ShadowWood Too: Kerf’s Wood Cream

ShadowWood Too: Kerf’s Wood Cream

Tucked away in a small corner of Washington state is a tiny company creating a modest product aimed at making wood finishing simpler, safer, and sweet-smelling. ShadowWood Too, started in 1996, makes Kerf’s Wood Cream, a wax and mineral oil-based concoction designed to bring out the beauty of wood safely and pleasantly.

Situated in Bellingham, Washington, not far from the Canadian border, Kerf’s is the brainchild of Anne Collard, a former nurse and transplanted Pennsylvanian.

“We moved to Bellingham to get out of the big city and into the rural Pacific Northwest” Anne told me. Her husband, Clark, a carpenter with a degree in commercial photography, focuses mainly on woodturning these days. He and his peers provide the testing grounds for Anne’s mixtures. “We have a simple, modest lifestyle, and that’s why I make a straightforward product.”

As with many inventions, Kerf’s was created to fulfill a personal need, but soon found a much wider audience.

“Clark had made me some knotty pine cabinets for storage, and I didn’t want to use products that were either toxic or smelly. I wanted a natural finish, so I created one.”

That finish became Kerf’s Wood Cream, a creamy wax, and its pourable liquid version, Kerf’s Wood Lotion. Anne came up with the formula by trial and error, making batch after batch until she got what she wanted. To this day, all of it is still made in small batches.

“I passed it around to friends to try on cutting boards and other kitchen items. It is made from food grade ingredients so, of course, it is food-safe,” Anne said.

That’s a bit of an understatement. Kerf’s goes well beyond food-safe. It’s made with food grade mineral oil mixed with beeswax and edible plant resins. There are no hardeners or solvents, so the mixture even smells delightful, with none of the solvent odors associated with typical finish waxes. You really have to smell it to believe it.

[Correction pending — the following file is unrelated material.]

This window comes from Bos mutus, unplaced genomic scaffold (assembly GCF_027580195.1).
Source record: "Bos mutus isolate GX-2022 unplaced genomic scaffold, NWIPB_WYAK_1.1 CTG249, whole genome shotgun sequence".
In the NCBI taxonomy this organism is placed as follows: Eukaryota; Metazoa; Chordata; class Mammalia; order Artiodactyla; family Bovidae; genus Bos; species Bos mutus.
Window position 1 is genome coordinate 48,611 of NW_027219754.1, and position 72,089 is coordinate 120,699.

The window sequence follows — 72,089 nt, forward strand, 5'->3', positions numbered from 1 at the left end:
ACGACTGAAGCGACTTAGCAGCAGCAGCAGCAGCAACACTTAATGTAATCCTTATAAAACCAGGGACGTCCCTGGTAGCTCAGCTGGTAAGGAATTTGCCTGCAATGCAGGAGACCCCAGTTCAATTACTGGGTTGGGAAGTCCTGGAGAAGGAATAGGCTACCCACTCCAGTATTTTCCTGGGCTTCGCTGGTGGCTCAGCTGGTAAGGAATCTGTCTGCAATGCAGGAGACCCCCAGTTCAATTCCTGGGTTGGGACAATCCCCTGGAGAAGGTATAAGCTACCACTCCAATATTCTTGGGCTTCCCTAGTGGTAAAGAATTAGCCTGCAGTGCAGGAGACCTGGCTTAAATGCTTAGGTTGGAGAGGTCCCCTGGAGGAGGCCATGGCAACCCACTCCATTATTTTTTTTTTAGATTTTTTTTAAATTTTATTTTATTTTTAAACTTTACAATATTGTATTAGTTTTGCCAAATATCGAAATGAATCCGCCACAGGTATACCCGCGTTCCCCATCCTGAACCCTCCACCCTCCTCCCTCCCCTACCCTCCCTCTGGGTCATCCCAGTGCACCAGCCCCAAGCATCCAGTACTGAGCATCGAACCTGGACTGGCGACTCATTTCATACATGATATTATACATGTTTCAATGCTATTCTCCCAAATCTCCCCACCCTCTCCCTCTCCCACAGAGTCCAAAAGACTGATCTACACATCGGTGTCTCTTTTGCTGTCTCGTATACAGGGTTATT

Anne said, “I wanted to provide people an alternative to the typical chemical -based finishes, especially for children’s toys, cradles, and food contact items. I originally envisioned it selling primarily in kitchen stores.”

However, woodturners are the ones who embraced it first, using it as a friction polish to enhance their work. “The oil penetrates the wood to bring out its color, grain, and natural beauty. Waxes alone don’t do that” Anne explained. “The wax sits on top to add some protection from dirt, airborne grease, and handling, and also helps shed water.”


Nevertheless, Anne feels there is an untapped market among children doing woodworking, and her product would be great for school systems. Much of her marketing is focussed toward women. “I feel women are more likely to be working with children, and are more concerned with safety and odor.” Most of her customers come by word of mouth, though she does exhibit at some woodworking shows.

“At woodworking shows, women often come with men. They’ll stop by my booth, open a container, turn to their spouse and say ‘Honey, smell this.’ Some male woodworkers tell me ‘My wife doesn’t complain about my smelling up the house when I use this.’ But apparently, there is more than smell alone. Customers will often say ‘Ah, that feels good.’ They say it feels natural, whatever that means.”

What’s in store for Kerf’s? Probably more of the same. “I prefer to stay small,” Anne told me. Her company is so low-tech that it even lacks a web site, though that may change in the future. For now, she likes the idea that her products are simple, homemade, and hand crafted.

“It’s like the difference between a home-cooked meal and fast food.”

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